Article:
QUESTION: Has Floyd “Tripp” Isenhour III had a change of heart about his new job as Alamance County’s chief legal counsel?
ANSWER: It seems that Tripp Isenhour’s stint as Alamance County’s attorney has, indeed, ended before it even really began.
Isenhour, a private practitioner with the Virginia-based law firm of Caskie & Frost, had been selected to serve as Alamance County’s new legal counsel following the summary dismissal of former county attorney Clyde Albright in the first week of October.
The board of commissioners ultimately tapped Isenhour for this position some three months ago after a candidate search that was overseen by interim county attorney Debra Bechtel.
A lawyer with the Teague Campbell law firm, which has provided the county’s legal services since Albright’s departure, Bechtel conceded that Isenhour wouldn’t be able to start his new gig right away when she publicly announced his selection on March 8. Bechtel noted that the incoming county attorney would, first, have to obtain his credentials to practice law in North Carolina. She told the commissioners that, until then, she and her colleagues at Teague Campbell would continue to provide Alamance County’s legal services.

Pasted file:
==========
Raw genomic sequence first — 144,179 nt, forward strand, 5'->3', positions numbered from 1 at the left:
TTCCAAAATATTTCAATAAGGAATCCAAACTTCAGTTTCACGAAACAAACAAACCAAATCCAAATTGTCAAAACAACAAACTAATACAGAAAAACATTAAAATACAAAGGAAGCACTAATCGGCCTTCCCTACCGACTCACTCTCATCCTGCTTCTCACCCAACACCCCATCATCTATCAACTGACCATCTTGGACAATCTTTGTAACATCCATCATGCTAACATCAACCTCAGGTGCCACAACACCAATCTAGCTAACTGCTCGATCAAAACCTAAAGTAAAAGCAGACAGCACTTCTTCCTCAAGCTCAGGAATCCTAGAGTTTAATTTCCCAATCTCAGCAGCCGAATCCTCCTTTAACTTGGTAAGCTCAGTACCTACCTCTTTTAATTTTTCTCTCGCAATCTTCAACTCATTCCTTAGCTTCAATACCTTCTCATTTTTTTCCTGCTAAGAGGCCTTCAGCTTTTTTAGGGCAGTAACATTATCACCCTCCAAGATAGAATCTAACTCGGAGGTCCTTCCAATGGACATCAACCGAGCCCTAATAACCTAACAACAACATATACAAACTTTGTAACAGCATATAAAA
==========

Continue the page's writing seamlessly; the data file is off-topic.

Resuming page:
Bechtel went on to predict that Isenhour should be ready to take over the county’s legal department in “mid summer.” In line with this expectation, the county’s personnel office had penciled in a tentative start date of July 1 for Isenhour.
But all this has since been thrown for a loop by an apparent reversal on the part of the incoming county attorney.
County commissioner Bill Lashley acknowledged that he recently received word from Bechtel about this unexpected development.
“I was notified that Tripp Isenhour has removed his name for consideration,” Lashley revealed in an interview Tuesday. “We are going to open up [the selection process] for a new attorney,” the commissioner added, “and we’re going to start over because we’ve had some people who’ve inquired about the job after it was filled.”
Lashley insisted that there are some rather strong candidates among the latest batch of applicants, which he said has left him optimistic that this new round of selection will reach a speedy conclusion. Lashley added that the county has already retained Teague Campbell through the end of June, which he said ought to be enough time for the commissioners to bring in a new staff attorney.
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